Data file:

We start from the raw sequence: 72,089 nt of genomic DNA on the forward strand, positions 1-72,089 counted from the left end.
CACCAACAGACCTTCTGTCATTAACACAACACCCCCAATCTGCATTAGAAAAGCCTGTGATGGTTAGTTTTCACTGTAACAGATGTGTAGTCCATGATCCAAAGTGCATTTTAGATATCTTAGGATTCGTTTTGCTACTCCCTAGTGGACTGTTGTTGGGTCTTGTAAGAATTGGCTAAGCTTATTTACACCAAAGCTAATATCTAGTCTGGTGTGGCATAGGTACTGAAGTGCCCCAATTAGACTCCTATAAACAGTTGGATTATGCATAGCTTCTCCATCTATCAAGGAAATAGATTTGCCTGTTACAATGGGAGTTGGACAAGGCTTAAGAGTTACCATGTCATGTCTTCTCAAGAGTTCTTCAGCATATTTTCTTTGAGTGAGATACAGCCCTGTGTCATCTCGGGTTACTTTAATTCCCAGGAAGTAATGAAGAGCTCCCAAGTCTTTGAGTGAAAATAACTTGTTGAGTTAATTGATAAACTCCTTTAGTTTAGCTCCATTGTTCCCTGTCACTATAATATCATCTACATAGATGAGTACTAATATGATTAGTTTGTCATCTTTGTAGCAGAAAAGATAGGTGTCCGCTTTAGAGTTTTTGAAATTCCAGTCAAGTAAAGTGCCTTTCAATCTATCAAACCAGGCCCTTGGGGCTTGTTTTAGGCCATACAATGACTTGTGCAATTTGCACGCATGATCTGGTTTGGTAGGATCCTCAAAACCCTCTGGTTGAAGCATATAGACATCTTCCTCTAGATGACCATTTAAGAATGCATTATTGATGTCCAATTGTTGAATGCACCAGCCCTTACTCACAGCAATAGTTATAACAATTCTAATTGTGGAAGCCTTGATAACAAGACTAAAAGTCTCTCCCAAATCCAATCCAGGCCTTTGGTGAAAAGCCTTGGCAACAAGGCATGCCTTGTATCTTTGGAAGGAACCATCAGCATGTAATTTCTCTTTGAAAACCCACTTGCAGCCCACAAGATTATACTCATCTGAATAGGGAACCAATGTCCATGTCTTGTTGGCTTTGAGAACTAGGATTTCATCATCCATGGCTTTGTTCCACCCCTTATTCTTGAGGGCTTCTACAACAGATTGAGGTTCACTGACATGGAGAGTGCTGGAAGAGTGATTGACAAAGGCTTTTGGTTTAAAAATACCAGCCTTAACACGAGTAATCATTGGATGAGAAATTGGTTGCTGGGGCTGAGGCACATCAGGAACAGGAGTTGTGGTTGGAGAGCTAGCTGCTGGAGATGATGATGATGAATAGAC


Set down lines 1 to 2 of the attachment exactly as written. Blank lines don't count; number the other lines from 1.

We start from the raw sequence: 72,089 nt of genomic DNA on the forward strand, positions 1-72,089 counted from the left end.
CACCAACAGACCTTCTGTCATTAACACAACACCCCCAATCTGCATTAGAAAAGCCTGTGATGGTTAGTTTTCACTGTAACAGATGTGTAGTCCATGATCCAAAGTGCATTTTAGATATCTTAGGATTCGTTTTGCTACTCCCTAGTGGACTGTTGTTGGGTCTTGTAAGAATTGGCTAAGCTTATTTACACCAAAGCTAATATCTAGTCTGGTGTGGCATAGGTACTGAAGTGCCCCAATTAGACTCCTATAAACAGTTGGATTATGCATAGCTTCTCCATCTATCAAGGAAATAGATTTGCCTGTTACAATGGGAGTTGGACAAGGCTTAAGAGTTACCATGTCATGTCTTCTCAAGAGTTCTTCAGCATATTTTCTTTGAGTGAGATACAGCCCTGTGTCATCTCGGGTTACTTTAATTCCCAGGAAGTAATGAAGAGCTCCCAAGTCTTTGAGTGAAAATAACTTGTTGAGTTAATTGATAAACTCCTTTAGTTTAGCTCCATTGTTCCCTGTCACTATAATATCATCTACATAGATGAGTACTAATATGATTAGTTTGTCATCTTTGTAGCAGAAAAGATAGGTGTCCGCTTTAGAGTTTTTGAAATTCCAGTCAAGTAAAGTGCCTTTCAATCTATCAAACCAGGCCCTTGGGGCTTGTTTTAGGCCATACAATGACTTGTGCAATTTGCACGCATGATCTGGTTTGGTAGGATCCTCAAAACCCTCTGGTTGAAGCATATAGACATCTTCCTCTAGATGACCATTTAAGAATGCATTATTGATGTCCAATTGTTGAATGCACCAGCCCTTACTCACAGCAATAGTTATAACAATTCTAATTGTGGAAGCCTTGATAACAAGACTAAAAGTCTCTCCCAAATCCAATCCAGGCCTTTGGTGAAAAGCCTTGGCAACAAGGCATGCCTTGTATCTTTGGAAGGAACCATCAGCATGTAATTTCTCTTTGAAAACCCACTTGCAGCCCACAAGATTATACTCATCTGAATAGGGAACCAATGTCCATGTCTTGTTGGCTTTGAGAACTAGGATTTCATCATCCATGGCTTTGTTCCACCCCTTATTCTTGAGGGCTTCTACAACAGATTGAGGTTCACTGACATGGAGAGTGCTGGAAGAGTGATTGACAAAGGCTTTTGGTTTAAAAATACCAGCCTTAACACGAGTAATCATTGGATGAGAAATTGGTTGCTGGGGCTGAGGCACATCAGGAACAGGAGTTGTGGTTGGAGAGCTAGCTGCTGGAGATGATGATGATGAATAGAC